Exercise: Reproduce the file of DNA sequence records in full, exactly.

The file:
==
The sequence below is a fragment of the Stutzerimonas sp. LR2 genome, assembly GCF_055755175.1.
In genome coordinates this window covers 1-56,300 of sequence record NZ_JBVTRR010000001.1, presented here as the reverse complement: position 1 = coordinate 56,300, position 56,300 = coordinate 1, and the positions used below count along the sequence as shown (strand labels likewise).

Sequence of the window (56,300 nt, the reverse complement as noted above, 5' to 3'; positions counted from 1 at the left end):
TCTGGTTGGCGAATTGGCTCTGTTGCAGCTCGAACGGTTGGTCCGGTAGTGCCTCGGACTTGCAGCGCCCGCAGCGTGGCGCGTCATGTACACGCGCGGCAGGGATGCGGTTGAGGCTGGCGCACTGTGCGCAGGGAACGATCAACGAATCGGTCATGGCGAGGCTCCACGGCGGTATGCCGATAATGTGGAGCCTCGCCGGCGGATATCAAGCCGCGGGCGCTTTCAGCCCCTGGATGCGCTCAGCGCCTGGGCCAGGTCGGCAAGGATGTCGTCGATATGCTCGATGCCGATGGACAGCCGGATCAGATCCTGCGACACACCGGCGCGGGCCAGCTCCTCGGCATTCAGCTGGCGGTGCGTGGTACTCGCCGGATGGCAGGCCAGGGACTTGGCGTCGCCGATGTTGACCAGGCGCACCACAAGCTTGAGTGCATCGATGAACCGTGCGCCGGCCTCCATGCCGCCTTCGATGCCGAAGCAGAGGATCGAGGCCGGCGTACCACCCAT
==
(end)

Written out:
The sequence below is a fragment of the Stutzerimonas sp. LR2 genome, assembly GCF_055755175.1.
In genome coordinates this window covers 1-56,300 of sequence record NZ_JBVTRR010000001.1, presented here as the reverse complement: position 1 = coordinate 56,300, position 56,300 = coordinate 1, and the positions used below count along the sequence as shown (strand labels likewise).

Sequence of the window (56,300 nt, the reverse complement as noted above, 5' to 3'; positions counted from 1 at the left end):
TCTGGTTGGCGAATTGGCTCTGTTGCAGCTCGAACGGTTGGTCCGGTAGTGCCTCGGACTTGCAGCGCCCGCAGCGTGGCGCGTCATGTACACGCGCGGCAGGGATGCGGTTGAGGCTGGCGCACTGTGCGCAGGGAACGATCAACGAATCGGTCATGGCGAGGCTCCACGGCGGTATGCCGATAATGTGGAGCCTCGCCGGCGGATATCAAGCCGCGGGCGCTTTCAGCCCCTGGATGCGCTCAGCGCCTGGGCCAGGTCGGCAAGGATGTCGTCGATATGCTCGATGCCGATGGACAGCCGGATCAGATCCTGCGACACACCGGCGCGGGCCAGCTCCTCGGCATTCAGCTGGCGGTGCGTGGTACTCGCCGGATGGCAGGCCAGGGACTTGGCGTCGCCGATGTTGACCAGGCGCACCACAAGCTTGAGTGCATCGATGAACCGTGCGCCGGCCTCCATGCCGCCTTCGATGCCGAAGCAGAGGATCGAGGCCGGCGTACCACCCAT